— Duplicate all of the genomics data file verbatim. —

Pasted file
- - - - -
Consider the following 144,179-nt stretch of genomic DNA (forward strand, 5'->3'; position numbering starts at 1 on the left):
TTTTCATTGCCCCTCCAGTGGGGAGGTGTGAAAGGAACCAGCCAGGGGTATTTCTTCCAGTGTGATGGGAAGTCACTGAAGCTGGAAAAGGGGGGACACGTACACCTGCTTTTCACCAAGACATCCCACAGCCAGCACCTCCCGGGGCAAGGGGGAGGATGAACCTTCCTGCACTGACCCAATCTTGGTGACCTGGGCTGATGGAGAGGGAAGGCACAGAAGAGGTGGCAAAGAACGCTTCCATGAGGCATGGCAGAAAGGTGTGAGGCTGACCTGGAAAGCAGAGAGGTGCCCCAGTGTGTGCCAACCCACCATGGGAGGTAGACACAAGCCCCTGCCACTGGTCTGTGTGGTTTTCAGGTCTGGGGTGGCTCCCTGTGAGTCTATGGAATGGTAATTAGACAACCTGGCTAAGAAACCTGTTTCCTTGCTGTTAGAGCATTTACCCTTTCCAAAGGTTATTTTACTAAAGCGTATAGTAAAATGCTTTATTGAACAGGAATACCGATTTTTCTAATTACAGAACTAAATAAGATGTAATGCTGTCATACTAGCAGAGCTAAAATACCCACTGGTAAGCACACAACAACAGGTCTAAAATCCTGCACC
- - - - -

Consider the following 144,179-nt stretch of genomic DNA (forward strand, 5'->3'; position numbering starts at 1 on the left):
TTTTCATTGCCCCTCCAGTGGGGAGGTGTGAAAGGAACCAGCCAGGGGTATTTCTTCCAGTGTGATGGGAAGTCACTGAAGCTGGAAAAGGGGGGACACGTACACCTGCTTTTCACCAAGACATCCCACAGCCAGCACCTCCCGGGGCAAGGGGGAGGATGAACCTTCCTGCACTGACCCAATCTTGGTGACCTGGGCTGATGGAGAGGGAAGGCACAGAAGAGGTGGCAAAGAACGCTTCCATGAGGCATGGCAGAAAGGTGTGAGGCTGACCTGGAAAGCAGAGAGGTGCCCCAGTGTGTGCCAACCCACCATGGGAGGTAGACACAAGCCCCTGCCACTGGTCTGTGTGGTTTTCAGGTCTGGGGTGGCTCCCTGTGAGTCTATGGAATGGTAATTAGACAACCTGGCTAAGAAACCTGTTTCCTTGCTGTTAGAGCATTTACCCTTTCCAAAGGTTATTTTACTAAAGCGTATAGTAAAATGCTTTATTGAACAGGAATACCGATTTTTCTAATTACAGAACTAAATAAGATGTAATGCTGTCATACTAGCAGAGCTAAAATACCCACTGGTAAGCACACAACAACAGGTCTAAAATCCTGCACC